Bach’s Classical Pop

In my ongoing search through the archives of classical music there’s one question I keep asking myself: Why is almost all of it so un-catchy? In Amadeus Emperor Leopold rebukes Mozart: “Too many notes.” The Emperor is right. The overly busy melodies of so much classical music are a real source of exhaustion and annoyance. Such overwrought musician’s music has no charm. It merely expresses a hollow kind of “skill” and offers no delight to the listener. Until Beethoven, with a few shining examples, classical composition was out of touch with the listener. 

In all the forms, the pieces go on too long. The listener gets tired. “The listener be damned!” say the composers. We complain today of how there’s too much image involved in music. It started in classical. The focus on the virtuoso turned music into a circus, an also visual experience. This could account for the emptiness of many classical works when listened to on a stereo. There’s a necessary visual component that is missing. We’re left with the music itself and without charm or discernable melody it’s not enough. We take the concept of recording and stereo playback for granted. Until Edison composers had no such concepts. Music had to be performed or experienced imaginatively through sightreading. The idea of repeated playback was hence not part of the classical composer’s thinking going in. For this reason there’s a tendency toward the flashy, and away from the catchy. I attempt to establish the rule so I can focus on the exceptions. In my ongoing archival search I find flickers of the irresistible, very sporadic instances of high catchiness, stuff that very much unfolds in a modern pop way, that builds to a chorus. One of these exceptions, these glimpses of classical pop that I’ve recently become enamored with all over again is Bach’s Air on a G String.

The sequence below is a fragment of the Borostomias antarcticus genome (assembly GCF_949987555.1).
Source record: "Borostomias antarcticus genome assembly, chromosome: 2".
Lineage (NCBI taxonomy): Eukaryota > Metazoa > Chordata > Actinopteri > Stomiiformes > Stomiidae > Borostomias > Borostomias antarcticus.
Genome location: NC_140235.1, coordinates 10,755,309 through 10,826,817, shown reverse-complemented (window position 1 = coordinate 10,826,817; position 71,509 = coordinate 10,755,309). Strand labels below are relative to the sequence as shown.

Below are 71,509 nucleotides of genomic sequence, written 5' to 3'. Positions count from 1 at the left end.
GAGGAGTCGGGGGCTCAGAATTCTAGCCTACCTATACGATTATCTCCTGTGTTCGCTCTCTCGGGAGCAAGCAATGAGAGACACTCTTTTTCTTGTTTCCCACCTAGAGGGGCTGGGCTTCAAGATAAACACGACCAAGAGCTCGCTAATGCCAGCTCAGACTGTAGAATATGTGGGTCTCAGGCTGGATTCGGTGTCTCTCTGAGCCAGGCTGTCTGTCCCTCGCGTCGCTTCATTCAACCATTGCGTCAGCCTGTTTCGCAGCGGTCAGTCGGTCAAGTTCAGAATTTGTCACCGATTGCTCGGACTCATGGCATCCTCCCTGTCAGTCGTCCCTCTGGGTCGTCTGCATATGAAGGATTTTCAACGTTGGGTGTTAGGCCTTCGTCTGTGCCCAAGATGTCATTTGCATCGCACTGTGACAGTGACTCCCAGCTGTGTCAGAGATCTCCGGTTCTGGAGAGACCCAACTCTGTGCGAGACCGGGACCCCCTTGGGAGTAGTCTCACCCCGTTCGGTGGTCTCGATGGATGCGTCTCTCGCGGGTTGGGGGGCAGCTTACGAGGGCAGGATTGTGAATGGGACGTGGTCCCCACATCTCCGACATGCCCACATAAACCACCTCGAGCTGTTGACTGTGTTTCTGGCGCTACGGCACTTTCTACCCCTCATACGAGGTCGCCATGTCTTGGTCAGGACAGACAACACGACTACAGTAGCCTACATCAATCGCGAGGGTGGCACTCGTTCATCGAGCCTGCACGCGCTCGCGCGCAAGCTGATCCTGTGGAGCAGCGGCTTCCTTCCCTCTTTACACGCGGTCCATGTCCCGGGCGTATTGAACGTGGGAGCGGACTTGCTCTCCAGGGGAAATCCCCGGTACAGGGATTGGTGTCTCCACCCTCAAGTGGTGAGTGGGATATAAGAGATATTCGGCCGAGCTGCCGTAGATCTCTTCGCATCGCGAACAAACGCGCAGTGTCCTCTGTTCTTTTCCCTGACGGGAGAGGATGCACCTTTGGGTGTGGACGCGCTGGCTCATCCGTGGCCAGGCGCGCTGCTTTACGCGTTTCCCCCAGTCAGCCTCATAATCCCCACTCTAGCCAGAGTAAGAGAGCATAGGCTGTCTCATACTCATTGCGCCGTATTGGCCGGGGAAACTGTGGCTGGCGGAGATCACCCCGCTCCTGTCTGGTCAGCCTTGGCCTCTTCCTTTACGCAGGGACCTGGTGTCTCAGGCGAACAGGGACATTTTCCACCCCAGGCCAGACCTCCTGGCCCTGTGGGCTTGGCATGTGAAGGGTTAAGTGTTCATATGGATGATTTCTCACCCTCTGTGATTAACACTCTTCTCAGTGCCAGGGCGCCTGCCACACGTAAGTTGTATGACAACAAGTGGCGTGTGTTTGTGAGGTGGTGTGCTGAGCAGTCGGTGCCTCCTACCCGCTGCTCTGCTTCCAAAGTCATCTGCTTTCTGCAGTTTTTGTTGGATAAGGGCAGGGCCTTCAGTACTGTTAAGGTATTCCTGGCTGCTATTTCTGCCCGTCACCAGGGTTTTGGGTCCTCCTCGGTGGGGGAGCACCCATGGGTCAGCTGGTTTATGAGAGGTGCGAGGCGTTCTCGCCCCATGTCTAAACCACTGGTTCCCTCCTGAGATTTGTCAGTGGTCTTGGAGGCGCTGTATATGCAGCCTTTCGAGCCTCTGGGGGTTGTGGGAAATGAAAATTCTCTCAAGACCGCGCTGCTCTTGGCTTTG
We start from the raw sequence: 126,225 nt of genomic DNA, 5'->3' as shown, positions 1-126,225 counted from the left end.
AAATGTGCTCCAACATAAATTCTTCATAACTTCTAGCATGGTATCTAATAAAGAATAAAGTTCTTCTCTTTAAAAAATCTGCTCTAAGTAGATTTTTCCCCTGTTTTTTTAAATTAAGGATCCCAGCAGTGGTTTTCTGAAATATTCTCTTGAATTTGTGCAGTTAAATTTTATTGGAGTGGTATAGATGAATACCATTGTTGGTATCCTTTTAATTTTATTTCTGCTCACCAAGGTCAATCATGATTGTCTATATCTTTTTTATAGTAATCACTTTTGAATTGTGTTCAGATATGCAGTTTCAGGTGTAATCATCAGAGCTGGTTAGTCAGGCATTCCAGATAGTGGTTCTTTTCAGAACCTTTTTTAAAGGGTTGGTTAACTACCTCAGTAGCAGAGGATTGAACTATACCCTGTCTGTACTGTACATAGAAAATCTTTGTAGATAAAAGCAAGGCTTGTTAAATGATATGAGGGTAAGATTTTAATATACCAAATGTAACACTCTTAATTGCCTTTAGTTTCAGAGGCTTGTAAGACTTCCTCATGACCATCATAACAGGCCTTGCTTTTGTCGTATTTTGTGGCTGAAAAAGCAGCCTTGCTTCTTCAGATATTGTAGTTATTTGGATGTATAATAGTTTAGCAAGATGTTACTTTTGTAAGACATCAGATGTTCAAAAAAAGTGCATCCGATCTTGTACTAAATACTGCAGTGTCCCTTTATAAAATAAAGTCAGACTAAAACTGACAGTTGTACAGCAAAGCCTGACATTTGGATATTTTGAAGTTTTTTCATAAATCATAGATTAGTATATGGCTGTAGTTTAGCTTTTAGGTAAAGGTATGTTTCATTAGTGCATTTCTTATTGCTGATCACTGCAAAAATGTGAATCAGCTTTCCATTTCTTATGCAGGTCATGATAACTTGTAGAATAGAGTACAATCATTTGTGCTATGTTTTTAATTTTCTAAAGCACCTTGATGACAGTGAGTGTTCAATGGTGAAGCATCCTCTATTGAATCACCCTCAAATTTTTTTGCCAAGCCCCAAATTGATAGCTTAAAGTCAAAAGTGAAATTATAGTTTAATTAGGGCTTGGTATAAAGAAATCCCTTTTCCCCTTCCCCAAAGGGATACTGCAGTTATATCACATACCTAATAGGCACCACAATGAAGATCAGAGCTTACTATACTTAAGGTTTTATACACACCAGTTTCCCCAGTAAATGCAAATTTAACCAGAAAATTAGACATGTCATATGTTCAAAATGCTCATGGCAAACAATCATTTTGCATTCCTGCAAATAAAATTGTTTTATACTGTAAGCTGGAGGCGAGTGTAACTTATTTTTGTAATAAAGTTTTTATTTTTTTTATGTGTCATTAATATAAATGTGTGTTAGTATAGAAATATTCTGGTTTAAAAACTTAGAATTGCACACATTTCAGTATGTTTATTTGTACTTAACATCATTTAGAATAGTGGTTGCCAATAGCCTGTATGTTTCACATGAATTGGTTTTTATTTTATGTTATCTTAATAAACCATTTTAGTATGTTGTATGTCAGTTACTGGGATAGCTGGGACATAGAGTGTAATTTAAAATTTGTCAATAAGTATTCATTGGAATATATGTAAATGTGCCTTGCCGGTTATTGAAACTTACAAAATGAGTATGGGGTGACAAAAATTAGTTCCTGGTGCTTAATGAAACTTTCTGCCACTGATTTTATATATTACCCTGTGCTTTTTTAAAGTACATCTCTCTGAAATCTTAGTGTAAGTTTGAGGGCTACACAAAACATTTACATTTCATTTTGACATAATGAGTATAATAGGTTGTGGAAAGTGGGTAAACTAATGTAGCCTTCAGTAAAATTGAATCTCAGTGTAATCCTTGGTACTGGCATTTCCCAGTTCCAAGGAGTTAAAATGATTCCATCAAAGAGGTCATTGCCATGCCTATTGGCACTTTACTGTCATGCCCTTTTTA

It can be hard to step back far enough from such a classic to really hear it as its initial audiences did. Remember, Bach’s Air on a G String was once new. We have to time travel. We have to step back from it, remove it from our subconscious. I have tried to do that and listening to it over and over recently I have to say I can hardly contain my admiration for this work. I was once given a CD of Bach’s “fugues” – these elaborate solo organ pieces. They annoyed the hell out of me. The Air is another story.

What tempo! What slowness! Bach makes baroque stateliness a thrilling ancient rhythm. This is a slowness that envigorates. The song is a calm musical act, but out of that calm such passion, such utter higher beauty takes off. The Air boasts Bach’s most exquisite, most maximized melodies. Schopenhauer explained where music comes from. It comes from the earth. Bach’s strings come from the clouds. The whole bow moves back and forth across the strings. A note can go on forever because the percussion is built in. The bow’s sudden reversal is a subtle form of the snare drum. He weaves his gorgeous lines, one taking off after another like a round. His melody layer effortlessly achieves uncanny emotional resonance (‘it sounds like a feeling’). Bach tells the story of his passion for the G. From the very beginning he keeps his violin on one note over the classic descending bassline. As the bass descends it continually recolors that one violin note in such a pleasing way. It’s the essence of beauty in music, the essence of catchiness. The major key is pronounced and infinitely sustained throughout the work. Never drop that beautiful note, just add other notes to it. This is how the ear falls in love.

While the Air plays I lean back and consider the pettiness of my everyday thinking, the triviality of my life. What really matters is up there, in the heavans promised by Bach’s Air. We float up above ourselves, lifted by music at the limit of its powers. Your room becomes a shrine. Your friends become the exalted few.

For Bach undoubtedly the composition of the Air was effortless and quick, and thus he may have distrusted its quality, but Bach can be most proud—centuries have passed and it’s still getting better. 

Johann Sebastian Bach

Lombard Antiquarian Print c. 1840